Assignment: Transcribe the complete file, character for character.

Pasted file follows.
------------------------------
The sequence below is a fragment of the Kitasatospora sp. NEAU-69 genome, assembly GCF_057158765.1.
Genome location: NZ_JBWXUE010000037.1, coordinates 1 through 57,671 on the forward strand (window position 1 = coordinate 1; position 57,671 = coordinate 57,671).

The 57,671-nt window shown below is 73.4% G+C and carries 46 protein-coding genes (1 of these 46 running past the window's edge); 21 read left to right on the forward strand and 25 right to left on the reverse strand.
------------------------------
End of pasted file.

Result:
The sequence below is a fragment of the Kitasatospora sp. NEAU-69 genome, assembly GCF_057158765.1.
Genome location: NZ_JBWXUE010000037.1, coordinates 1 through 57,671 on the forward strand (window position 1 = coordinate 1; position 57,671 = coordinate 57,671).

The 57,671-nt window shown below is 73.4% G+C and carries 46 protein-coding genes (1 of these 46 running past the window's edge); 21 read left to right on the forward strand and 25 right to left on the reverse strand.